Activity Limitations

In NHIS terminology, disability is defined as activity limitation. Activity limitation is defined at three levels: (1) inability to carry out a major activity, (2) limitation in the amount or kind of major activity that can be carried out, and (3) limitation in carrying out a nonmajor activity. Major activities considered usual for one's age group are defined as ordinary play for children under 5 years of age, attending school for children ages 5 to 17, working or keeping house for people ages 18 to 69, and capacity for independent living (ability to bathe, shop, eat, and care for oneself without the assistance of another person) for people ages 70 and older. Nonmajor activities include social, civic, or recreational pursuits. The 1994 NHIS estimate of the number of people limited in activity because of chronic conditions was 39 million, or 15 percent of the civilian noninstitutionalized population. Of these 39 million people, 18.2 million were male and 20.8 million were female; 32.4 million were white and 5.4 million were African American. Residents of the South (16.3 percent) and rural areas (17.6 percent) had a slightly higher prevalence of disability than did residents of other locations.

Table 2-1 presents disability rates by demographic characteristic for the 1992 NHIS. Table 2-2 indicates the prevalence of activity limitations, limitations in the self-reported ability to work among people 18 to 69 years, and limitation in activities of daily living (ADL) and instrumental activities of daily living (IADL) among people over age 5 years by the impairments and diseases or disorders causing the limitation. The data summarize information from LaPlante and Carlson (1996) and are derived from analyses of the 1992 National Health Interview Survey (NHIS) conducted by the Bureau of the Census for the National Center for Health Statistics. NHIS surveyed a stratified random sample of the noninstitutionalized population of the continental United States and had approximately 110,000 respondents. Sampling weights associated with each respondent allowed for the estimation of the total number of people in the continental United States with limitations associated with impairments and conditions.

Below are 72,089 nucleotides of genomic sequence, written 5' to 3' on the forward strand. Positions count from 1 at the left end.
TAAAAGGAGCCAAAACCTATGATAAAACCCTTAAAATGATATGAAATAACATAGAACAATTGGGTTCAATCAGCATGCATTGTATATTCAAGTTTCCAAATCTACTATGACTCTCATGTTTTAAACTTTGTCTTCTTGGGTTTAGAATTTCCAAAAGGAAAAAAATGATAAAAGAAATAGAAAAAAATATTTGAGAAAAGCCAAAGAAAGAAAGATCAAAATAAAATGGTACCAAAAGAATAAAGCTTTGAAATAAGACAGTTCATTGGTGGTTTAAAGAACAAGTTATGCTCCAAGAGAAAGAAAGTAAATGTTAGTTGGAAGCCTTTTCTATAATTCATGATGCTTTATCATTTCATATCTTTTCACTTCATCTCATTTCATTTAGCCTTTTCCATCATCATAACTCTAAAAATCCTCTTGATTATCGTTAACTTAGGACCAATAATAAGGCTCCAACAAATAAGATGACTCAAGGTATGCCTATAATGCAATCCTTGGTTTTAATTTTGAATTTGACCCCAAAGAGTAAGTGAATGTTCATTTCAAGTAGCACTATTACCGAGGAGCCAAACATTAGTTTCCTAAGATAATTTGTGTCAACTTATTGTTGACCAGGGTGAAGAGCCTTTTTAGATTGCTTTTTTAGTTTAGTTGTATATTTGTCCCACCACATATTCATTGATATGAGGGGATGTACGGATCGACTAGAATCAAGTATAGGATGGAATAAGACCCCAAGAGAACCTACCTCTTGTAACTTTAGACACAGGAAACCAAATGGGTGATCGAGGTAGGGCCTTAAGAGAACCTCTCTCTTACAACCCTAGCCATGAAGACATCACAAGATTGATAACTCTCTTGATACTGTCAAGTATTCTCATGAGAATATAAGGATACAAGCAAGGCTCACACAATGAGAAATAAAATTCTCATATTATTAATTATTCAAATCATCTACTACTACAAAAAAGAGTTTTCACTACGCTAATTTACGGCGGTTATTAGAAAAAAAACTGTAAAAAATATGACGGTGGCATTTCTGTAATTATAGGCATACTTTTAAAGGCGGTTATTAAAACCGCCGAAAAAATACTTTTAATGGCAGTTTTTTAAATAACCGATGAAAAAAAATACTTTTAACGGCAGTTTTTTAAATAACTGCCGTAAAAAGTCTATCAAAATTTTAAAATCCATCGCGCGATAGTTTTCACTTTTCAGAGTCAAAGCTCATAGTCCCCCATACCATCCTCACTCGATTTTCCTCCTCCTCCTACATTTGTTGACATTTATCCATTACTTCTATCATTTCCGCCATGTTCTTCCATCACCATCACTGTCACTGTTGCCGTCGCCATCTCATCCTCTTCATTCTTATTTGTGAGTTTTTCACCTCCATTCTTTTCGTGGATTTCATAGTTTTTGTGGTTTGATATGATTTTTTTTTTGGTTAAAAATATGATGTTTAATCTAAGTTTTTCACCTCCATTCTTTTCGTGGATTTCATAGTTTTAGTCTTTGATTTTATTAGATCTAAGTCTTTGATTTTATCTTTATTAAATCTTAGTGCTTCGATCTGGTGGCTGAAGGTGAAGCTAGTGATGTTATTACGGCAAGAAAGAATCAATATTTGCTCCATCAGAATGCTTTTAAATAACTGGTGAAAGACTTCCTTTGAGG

Total Prevalence Table 2-2 presents data on the prevalence of activity limitations associated with major classifications of impairments and diseases or disorders, including the number of people with the particular classification and limitation and the proportion of all activity limitations attributed to the classification. Overall, in excess of 61 million impairments or diseases and disorders contributed to activity limitations in 1992; of these, 16.3 million were impairments (26.7 percent of the total) and the remaining 44.7 million were diseases or disorders (73.3 percent). Among

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